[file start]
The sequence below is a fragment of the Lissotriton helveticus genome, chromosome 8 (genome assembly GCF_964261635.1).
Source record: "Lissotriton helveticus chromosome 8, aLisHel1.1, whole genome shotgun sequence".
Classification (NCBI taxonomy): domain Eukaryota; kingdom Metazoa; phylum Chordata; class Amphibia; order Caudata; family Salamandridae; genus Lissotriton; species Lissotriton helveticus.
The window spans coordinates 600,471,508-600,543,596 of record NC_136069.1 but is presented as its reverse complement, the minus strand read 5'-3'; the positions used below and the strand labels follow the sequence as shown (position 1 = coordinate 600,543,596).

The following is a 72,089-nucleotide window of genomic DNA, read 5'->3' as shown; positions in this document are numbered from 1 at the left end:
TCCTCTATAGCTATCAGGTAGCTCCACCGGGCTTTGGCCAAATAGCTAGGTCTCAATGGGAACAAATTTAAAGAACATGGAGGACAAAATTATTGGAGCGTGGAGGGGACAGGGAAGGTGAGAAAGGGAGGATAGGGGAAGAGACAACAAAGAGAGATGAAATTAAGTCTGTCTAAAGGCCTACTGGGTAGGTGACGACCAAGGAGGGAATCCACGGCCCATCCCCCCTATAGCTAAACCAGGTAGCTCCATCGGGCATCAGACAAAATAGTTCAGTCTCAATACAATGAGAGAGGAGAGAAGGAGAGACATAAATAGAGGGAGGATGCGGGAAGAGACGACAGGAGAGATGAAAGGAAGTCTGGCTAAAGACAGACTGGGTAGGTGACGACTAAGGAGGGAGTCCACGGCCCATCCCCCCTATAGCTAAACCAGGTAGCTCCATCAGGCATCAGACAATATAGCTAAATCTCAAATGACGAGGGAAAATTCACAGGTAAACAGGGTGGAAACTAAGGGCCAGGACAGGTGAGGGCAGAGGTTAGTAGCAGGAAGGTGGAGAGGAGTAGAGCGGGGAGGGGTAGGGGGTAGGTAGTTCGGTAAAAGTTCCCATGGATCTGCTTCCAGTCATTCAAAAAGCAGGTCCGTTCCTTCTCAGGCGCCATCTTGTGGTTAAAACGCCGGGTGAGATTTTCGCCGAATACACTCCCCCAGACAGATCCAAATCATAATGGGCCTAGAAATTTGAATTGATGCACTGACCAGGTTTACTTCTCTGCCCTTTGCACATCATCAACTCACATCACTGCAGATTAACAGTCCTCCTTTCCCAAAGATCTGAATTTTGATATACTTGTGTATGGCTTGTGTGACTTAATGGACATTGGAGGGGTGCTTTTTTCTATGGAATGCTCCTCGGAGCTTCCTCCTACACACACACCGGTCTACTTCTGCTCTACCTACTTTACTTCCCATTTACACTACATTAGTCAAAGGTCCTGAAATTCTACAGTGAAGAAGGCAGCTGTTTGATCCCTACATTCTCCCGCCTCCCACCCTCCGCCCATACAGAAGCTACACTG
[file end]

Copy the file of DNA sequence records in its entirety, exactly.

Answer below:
The sequence below is a fragment of the Lissotriton helveticus genome, chromosome 8 (genome assembly GCF_964261635.1).
Source record: "Lissotriton helveticus chromosome 8, aLisHel1.1, whole genome shotgun sequence".
Classification (NCBI taxonomy): domain Eukaryota; kingdom Metazoa; phylum Chordata; class Amphibia; order Caudata; family Salamandridae; genus Lissotriton; species Lissotriton helveticus.
The window spans coordinates 600,471,508-600,543,596 of record NC_136069.1 but is presented as its reverse complement, the minus strand read 5'-3'; the positions used below and the strand labels follow the sequence as shown (position 1 = coordinate 600,543,596).

The following is a 72,089-nucleotide window of genomic DNA, read 5'->3' as shown; positions in this document are numbered from 1 at the left end:
TCCTCTATAGCTATCAGGTAGCTCCACCGGGCTTTGGCCAAATAGCTAGGTCTCAATGGGAACAAATTTAAAGAACATGGAGGACAAAATTATTGGAGCGTGGAGGGGACAGGGAAGGTGAGAAAGGGAGGATAGGGGAAGAGACAACAAAGAGAGATGAAATTAAGTCTGTCTAAAGGCCTACTGGGTAGGTGACGACCAAGGAGGGAATCCACGGCCCATCCCCCCTATAGCTAAACCAGGTAGCTCCATCGGGCATCAGACAAAATAGTTCAGTCTCAATACAATGAGAGAGGAGAGAAGGAGAGACATAAATAGAGGGAGGATGCGGGAAGAGACGACAGGAGAGATGAAAGGAAGTCTGGCTAAAGACAGACTGGGTAGGTGACGACTAAGGAGGGAGTCCACGGCCCATCCCCCCTATAGCTAAACCAGGTAGCTCCATCAGGCATCAGACAATATAGCTAAATCTCAAATGACGAGGGAAAATTCACAGGTAAACAGGGTGGAAACTAAGGGCCAGGACAGGTGAGGGCAGAGGTTAGTAGCAGGAAGGTGGAGAGGAGTAGAGCGGGGAGGGGTAGGGGGTAGGTAGTTCGGTAAAAGTTCCCATGGATCTGCTTCCAGTCATTCAAAAAGCAGGTCCGTTCCTTCTCAGGCGCCATCTTGTGGTTAAAACGCCGGGTGAGATTTTCGCCGAATACACTCCCCCAGACAGATCCAAATCATAATGGGCCTAGAAATTTGAATTGATGCACTGACCAGGTTTACTTCTCTGCCCTTTGCACATCATCAACTCACATCACTGCAGATTAACAGTCCTCCTTTCCCAAAGATCTGAATTTTGATATACTTGTGTATGGCTTGTGTGACTTAATGGACATTGGAGGGGTGCTTTTTTCTATGGAATGCTCCTCGGAGCTTCCTCCTACACACACACCGGTCTACTTCTGCTCTACCTACTTTACTTCCCATTTACACTACATTAGTCAAAGGTCCTGAAATTCTACAGTGAAGAAGGCAGCTGTTTGATCCCTACATTCTCCCGCCTCCCACCCTCCGCCCATACAGAAGCTACACTG